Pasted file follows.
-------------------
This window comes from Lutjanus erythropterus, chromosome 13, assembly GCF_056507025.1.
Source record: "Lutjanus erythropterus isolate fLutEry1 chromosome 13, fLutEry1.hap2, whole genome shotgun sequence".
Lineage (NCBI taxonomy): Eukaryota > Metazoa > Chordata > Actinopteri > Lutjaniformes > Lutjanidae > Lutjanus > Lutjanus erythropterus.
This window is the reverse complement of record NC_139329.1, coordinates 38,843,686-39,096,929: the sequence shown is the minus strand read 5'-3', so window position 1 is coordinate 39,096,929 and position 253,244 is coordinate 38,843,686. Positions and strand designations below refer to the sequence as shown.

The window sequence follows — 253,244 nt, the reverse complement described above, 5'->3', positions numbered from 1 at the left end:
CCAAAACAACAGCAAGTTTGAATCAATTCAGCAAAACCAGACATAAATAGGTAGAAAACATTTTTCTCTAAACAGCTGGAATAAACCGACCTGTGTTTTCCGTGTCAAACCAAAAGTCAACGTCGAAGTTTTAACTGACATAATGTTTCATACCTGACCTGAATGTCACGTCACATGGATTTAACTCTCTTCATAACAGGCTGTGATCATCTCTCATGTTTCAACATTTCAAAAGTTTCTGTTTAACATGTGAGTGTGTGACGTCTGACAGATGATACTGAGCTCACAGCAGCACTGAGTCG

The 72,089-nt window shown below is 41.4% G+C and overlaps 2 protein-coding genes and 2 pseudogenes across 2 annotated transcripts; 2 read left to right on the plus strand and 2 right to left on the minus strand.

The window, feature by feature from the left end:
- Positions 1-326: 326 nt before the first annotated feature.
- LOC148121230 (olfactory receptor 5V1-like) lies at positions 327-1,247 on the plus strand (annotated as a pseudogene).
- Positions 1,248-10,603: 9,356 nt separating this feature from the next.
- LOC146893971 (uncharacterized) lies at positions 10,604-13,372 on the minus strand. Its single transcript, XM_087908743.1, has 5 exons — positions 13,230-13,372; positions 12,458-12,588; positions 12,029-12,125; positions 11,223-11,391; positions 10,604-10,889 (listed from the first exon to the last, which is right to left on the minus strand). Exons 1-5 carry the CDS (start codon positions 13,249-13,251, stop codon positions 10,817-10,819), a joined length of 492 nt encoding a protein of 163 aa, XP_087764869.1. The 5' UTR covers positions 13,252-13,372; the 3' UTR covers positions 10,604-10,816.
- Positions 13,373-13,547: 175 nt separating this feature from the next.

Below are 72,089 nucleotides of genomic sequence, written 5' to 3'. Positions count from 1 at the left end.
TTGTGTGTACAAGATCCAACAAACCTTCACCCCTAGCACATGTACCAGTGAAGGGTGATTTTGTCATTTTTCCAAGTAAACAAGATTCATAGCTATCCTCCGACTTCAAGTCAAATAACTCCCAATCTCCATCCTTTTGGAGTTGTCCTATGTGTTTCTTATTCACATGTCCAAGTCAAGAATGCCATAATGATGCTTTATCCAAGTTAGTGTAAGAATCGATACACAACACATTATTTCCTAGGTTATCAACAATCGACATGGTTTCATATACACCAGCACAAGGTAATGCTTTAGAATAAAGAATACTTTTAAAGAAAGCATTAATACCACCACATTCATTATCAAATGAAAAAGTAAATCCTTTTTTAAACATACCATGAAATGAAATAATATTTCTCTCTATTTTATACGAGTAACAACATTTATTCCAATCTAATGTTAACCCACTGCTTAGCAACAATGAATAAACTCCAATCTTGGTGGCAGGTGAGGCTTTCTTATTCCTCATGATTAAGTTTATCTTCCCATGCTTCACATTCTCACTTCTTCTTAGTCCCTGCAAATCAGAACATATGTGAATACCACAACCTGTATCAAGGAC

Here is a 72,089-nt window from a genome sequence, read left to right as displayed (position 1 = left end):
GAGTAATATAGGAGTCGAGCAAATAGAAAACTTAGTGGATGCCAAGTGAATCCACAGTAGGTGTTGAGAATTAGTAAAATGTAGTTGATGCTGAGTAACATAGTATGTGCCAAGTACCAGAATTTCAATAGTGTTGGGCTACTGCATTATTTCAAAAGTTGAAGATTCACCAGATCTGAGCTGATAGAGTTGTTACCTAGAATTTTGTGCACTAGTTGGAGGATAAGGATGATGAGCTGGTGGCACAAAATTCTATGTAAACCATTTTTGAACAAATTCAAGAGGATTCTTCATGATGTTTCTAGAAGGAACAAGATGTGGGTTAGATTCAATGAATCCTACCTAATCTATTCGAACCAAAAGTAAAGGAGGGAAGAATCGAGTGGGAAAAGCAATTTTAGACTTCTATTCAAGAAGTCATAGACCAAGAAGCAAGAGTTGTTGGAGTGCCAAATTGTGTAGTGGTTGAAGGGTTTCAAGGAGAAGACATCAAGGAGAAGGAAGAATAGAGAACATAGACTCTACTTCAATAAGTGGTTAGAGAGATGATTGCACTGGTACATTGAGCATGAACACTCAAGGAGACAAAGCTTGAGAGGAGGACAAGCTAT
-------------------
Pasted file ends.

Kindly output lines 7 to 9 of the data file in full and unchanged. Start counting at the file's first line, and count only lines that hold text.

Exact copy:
The 72,089-nt window shown below is 41.4% G+C and overlaps 2 protein-coding genes and 2 pseudogenes across 2 annotated transcripts; 2 read left to right on the plus strand and 2 right to left on the minus strand.

The window, feature by feature from the left end:
- Positions 1-326: 326 nt before the first annotated feature.